The Summer Economic Update confirmed there will be no extension to the JRS. What actions should employers take before it ends?
The Job Retention Scheme (JRS) has been vital in preserving employment during the COVID-19 outbreak. The Treasury publication A Plan for Jobs 2020, released as part of the Summer Economic Update, states that over nine million jobs, representing more than one quarter of the UK workforce, have been furloughed. As part of his update, the Chancellor confirmed there would be no further extension of the JRS but, in a welcome development, announced a new Job Retention Bonus for employers who bring furloughed workers back into the business and maintain their employment until at least the end of January. This article considers what actions employers should consider taking as the JRS enters its final phase to ensure claims are robust, any past errors are identified and corrected, and future people costs are managed.
Ensuring ‘flexible furlough’ claims are correct
‘Flexible furloughing’ from 1 July is welcome in letting businesses tailor use of the JRS to their specific ‘back to work’ planning. However, it adds further complexity to already challenging calculations (see our previous article). This is particularly so in the process for establishing the hours a flexibly-furloughed employee would ‘usually’ work in the claim period when calculating the JRS grant. This requires the employer to determine whether employees work ‘fixed’ or ‘variable’ hours, and then source historical data on hours worked (as well as factor in statutory leave periods and time off in lieu), further complicating the calculation.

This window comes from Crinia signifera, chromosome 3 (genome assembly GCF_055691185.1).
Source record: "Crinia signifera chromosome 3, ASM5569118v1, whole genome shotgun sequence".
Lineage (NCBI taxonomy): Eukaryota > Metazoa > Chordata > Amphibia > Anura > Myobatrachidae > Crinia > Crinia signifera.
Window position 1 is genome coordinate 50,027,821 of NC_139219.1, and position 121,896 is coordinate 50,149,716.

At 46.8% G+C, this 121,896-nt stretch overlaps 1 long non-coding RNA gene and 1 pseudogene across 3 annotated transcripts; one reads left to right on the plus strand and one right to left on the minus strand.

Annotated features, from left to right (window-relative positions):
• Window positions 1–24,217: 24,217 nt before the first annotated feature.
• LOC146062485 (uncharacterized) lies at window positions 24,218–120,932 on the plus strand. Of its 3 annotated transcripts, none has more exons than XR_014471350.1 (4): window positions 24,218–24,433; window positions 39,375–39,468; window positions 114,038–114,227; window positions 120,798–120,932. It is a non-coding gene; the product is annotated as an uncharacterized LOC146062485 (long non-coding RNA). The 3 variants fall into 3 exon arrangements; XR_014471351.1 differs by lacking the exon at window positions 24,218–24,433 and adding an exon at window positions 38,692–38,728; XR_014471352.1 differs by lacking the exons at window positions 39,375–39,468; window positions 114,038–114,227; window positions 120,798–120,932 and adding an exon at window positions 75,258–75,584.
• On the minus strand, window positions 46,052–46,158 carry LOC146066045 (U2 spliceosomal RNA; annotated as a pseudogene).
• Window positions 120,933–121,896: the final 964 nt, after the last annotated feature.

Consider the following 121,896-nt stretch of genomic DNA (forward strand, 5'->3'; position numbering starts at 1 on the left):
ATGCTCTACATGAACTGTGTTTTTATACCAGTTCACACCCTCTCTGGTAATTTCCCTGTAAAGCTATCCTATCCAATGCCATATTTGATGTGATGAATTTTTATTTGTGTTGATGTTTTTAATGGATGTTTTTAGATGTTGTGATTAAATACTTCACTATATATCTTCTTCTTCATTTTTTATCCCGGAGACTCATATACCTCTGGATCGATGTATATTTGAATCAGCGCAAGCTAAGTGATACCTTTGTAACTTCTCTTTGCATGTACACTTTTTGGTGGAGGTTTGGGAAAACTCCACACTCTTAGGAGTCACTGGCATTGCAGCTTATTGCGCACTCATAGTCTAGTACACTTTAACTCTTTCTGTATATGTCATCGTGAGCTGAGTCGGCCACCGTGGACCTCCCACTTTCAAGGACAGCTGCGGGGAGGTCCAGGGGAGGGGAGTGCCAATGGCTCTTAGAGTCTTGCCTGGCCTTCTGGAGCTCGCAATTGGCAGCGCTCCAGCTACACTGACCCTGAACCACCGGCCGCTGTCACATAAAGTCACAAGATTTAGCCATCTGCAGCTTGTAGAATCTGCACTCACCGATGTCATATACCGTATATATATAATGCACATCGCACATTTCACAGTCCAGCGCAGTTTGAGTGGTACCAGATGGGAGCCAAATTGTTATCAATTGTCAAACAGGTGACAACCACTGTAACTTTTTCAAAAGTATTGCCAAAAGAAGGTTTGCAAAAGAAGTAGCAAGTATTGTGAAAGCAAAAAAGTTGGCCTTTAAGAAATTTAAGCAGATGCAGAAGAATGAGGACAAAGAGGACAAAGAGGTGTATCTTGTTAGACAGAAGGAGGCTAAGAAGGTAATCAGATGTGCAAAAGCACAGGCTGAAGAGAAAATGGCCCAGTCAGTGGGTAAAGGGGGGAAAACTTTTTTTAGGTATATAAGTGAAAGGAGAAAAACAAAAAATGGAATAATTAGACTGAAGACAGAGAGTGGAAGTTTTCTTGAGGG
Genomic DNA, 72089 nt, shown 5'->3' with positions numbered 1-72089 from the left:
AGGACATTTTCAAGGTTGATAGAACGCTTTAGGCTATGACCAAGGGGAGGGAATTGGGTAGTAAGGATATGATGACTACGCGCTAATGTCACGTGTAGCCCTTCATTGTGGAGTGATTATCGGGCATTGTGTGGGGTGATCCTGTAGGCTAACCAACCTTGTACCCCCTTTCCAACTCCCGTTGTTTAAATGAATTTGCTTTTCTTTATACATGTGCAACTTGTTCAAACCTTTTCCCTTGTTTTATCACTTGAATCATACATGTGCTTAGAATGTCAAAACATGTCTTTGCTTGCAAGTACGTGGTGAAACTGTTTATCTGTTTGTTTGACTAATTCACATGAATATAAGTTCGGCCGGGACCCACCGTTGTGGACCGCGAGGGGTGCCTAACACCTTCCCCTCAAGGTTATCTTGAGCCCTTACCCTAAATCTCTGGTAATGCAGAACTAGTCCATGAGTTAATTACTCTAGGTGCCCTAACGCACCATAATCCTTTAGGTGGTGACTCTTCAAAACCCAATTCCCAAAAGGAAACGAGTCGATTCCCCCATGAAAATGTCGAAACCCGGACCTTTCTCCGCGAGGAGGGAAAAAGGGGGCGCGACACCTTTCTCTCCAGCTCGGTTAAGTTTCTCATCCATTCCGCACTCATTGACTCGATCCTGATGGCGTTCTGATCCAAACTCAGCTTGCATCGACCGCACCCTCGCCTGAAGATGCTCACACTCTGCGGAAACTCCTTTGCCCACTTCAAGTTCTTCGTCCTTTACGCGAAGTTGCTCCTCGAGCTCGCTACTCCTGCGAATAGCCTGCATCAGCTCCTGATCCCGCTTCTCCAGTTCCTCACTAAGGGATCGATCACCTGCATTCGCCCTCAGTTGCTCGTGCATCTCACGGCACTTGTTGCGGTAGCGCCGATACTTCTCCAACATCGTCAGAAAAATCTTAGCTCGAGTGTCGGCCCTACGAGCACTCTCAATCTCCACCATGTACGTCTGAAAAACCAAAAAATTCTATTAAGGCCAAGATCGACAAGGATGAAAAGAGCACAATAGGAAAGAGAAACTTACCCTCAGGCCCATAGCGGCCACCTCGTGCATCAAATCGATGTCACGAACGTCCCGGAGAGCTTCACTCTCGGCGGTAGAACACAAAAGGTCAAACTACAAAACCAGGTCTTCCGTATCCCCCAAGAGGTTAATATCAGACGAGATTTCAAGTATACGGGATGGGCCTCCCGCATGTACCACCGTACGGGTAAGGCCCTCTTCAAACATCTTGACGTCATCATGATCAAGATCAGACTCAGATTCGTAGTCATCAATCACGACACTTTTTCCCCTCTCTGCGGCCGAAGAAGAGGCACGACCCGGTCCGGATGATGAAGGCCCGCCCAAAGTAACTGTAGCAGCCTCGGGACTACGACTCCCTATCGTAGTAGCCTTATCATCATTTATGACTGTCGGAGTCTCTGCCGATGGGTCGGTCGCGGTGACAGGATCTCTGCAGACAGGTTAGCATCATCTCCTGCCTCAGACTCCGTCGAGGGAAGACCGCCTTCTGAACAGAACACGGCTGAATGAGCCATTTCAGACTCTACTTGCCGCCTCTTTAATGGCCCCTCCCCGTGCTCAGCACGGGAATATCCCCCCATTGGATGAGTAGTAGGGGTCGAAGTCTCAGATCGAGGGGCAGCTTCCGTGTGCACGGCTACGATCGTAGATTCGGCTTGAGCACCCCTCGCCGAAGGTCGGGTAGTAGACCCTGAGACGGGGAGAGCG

Stakeholder scrutiny and the possibility of any amounts overclaimed giving rise to income tax charges (see below) mean employers should exercise particular care in ensuring their JRS claims are robust.
Reviewing historical claims
JRS claims for periods that ended on or before 30 June must be submitted to HMRC on or before 31 July.
As well as ensuring final claims under the ‘old’ JRS are submitted on time, employers should confirm that historical claims – including any already submitted under the new ‘flexible furlough’ regime – are complete and correct.
Any amounts that were overclaimed (see our previous article) should be repaid to HMRC, either by reducing a subsequent claim, or by direct payment where no further claims will be made. Any underclaims need to be raised directly with HMRC and potentially before the 31 July deadline.
It is particularly important for employers to identify and disclose any overclaims on a timely basis, as legislation to be enacted in Finance Act 2020 will ‘claw back’, through an income tax charge on the employer, amounts claimed under the JRS which:
Employers must notify any claw back income tax charges to HMRC within 90 days of the later of (1) the event that gives rise to the claw back; and (2) Royal Assent to Finance Act 2020.
Planning future resource requirements
Looking beyond the JRS, employers will need to consider their future resourcing needs and how to manage employment costs.
This could include considering:
Further information on the Job Retention Bonus will be published in July, with detailed guidance expected in the autumn.
For further information please contact:
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